Do you feel like it was inconsistent for the U.S. to aid the soviet union despite their ideological difference?
One might say yes in that if we give the country aid, we are propping up their government. However, if our long range goal was to act in a humanitarian fashion. then no, because we intended to help the population of the Soviet Union. It's hard to hurt a government without hurting the citizens. it's also hard to help the citizens without benefiting the government. This is true of any current nations whose policies we don't like, e.g. North Korea or Iran.
During the Cold War, when war with the Soviet Union seemed inevitable, did any Americans regret defeating Nazi Germany?
I do not know about regret as to the Nazis but regret about helping the Soviets occupy Europe most definitely. Patton wanted to role on through as he saw the coming conflict as inevitable. Truman hated the Soviets, didn’t trust them, and chewed out foreign minister Molotov during his first visit. I think General Marshall never trusted the Soviets either. Also there was Joseph McCarthy and his sycophants who used the Red Terror to their advantage and likely had such opinions.
What would have Stalin thought of the late cold war era Soviet Union?
He would probably be mad at…the failure of the war in AfghanistanIncreasing democratic and capitalistic principles implanted by GorbachevArms Treaties limiting the number of nuclear weaponsThe failure of the Soviets to be the first on the moonthe Solidarity Movement in Poland and other movementsthe fact that Gorbachev was allowed to become Secretary GeneralHe would probably be happy about…The early successes of the space raceSupporting foreign communist movementsThe US failure in VietnamCuba (a nation right next to America) was communist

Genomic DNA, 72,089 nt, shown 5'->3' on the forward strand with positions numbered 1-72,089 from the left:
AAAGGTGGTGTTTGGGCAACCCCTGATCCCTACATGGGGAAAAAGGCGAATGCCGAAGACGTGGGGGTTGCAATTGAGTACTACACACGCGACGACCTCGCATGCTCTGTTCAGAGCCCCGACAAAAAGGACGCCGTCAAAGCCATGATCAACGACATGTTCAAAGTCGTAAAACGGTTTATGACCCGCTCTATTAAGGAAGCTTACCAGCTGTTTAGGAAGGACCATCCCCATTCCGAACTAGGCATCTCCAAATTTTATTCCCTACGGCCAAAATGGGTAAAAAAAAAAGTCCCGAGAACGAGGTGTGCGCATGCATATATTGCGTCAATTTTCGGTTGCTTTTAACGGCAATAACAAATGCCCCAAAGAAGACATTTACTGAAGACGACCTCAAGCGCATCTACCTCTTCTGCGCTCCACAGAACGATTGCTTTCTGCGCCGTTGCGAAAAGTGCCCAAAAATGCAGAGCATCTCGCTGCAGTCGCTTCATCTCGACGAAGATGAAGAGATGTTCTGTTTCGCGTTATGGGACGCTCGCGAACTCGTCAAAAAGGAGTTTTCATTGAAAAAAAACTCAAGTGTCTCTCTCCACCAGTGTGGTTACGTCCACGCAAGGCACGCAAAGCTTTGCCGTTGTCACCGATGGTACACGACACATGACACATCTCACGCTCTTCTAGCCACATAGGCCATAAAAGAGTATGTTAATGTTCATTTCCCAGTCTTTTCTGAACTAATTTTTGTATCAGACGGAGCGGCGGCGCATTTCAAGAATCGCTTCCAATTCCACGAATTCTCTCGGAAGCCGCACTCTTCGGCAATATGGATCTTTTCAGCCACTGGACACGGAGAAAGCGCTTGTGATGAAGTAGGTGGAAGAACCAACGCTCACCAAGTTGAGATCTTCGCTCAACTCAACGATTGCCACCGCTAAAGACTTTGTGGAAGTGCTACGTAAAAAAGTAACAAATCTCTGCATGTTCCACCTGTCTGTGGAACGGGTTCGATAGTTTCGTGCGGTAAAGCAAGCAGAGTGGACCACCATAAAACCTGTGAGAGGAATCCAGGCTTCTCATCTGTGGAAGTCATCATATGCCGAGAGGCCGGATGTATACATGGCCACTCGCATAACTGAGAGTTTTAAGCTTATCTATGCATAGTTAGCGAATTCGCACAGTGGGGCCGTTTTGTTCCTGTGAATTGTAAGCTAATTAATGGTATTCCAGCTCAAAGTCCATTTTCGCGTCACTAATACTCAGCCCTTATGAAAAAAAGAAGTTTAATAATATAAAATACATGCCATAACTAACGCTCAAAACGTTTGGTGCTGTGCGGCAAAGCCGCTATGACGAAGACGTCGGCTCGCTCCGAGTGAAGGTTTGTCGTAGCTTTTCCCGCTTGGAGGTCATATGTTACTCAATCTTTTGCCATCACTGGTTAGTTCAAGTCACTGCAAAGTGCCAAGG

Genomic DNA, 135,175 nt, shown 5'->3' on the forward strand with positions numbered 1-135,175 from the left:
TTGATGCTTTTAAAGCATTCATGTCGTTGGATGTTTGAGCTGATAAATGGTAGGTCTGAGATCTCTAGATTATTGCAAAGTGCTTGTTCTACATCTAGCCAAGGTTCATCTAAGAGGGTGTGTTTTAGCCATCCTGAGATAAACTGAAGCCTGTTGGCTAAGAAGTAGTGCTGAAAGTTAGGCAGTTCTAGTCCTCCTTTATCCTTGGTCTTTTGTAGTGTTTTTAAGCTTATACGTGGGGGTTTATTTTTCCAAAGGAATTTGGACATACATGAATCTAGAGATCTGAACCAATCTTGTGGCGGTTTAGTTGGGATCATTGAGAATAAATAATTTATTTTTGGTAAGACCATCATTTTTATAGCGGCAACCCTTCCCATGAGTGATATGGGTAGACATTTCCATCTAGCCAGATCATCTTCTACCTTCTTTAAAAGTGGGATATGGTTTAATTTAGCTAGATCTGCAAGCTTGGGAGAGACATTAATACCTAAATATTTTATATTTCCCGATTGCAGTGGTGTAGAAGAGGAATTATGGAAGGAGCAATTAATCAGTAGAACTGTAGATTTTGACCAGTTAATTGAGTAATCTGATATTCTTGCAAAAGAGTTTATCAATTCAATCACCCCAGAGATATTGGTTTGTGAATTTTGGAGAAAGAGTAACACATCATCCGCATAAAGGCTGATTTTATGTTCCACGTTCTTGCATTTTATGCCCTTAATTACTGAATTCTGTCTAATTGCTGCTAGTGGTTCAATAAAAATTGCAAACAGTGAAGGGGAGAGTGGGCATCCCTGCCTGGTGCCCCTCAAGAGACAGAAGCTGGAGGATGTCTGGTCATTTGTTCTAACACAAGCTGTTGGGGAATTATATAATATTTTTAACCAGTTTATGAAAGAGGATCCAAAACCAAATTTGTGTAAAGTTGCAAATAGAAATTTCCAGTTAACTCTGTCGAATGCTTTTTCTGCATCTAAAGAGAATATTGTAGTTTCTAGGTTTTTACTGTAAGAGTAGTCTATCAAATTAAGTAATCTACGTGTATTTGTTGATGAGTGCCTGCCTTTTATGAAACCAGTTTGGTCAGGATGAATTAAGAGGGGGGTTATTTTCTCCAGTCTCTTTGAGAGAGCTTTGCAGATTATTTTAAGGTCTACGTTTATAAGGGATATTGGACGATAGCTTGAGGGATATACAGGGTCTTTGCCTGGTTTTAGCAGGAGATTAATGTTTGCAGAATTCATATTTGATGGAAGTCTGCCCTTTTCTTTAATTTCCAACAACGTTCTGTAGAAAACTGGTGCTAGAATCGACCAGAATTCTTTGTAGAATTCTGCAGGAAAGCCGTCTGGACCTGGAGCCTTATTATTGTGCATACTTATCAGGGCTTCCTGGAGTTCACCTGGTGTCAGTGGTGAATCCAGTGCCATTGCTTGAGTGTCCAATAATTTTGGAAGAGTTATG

Question to Americans: What were you taught about the Soviet Union in school, what was your reaction and after-thoughts?
I grew up in the "Cold War" and we were taught that basically, anything in the world was better than being Russian. Russians were forced to work and hand their children into government care to be raised with Communist ideals. The Russian government wanted to take over the world and we needed to be wary, lest that happen. The KGB was dangerous and sneaky. Spies might be all around us and the bomb could drop at any second. BUT, I always wanted to visit Russia and see who the people really were. I learned to cook Russian food and even hosted a Russian foreign exchange student for the year before 9/11. Most recently, I discovered that my mother's father's family immigrated from Russia to the US, back in the 1910s. They were German Mennonites who lived along the Volga River for many years. German settlements in Russia began during the reign of Catherine The Great! Lots more to the story. Huge contrast between what i was taught, versus what i know now! What an amazing world!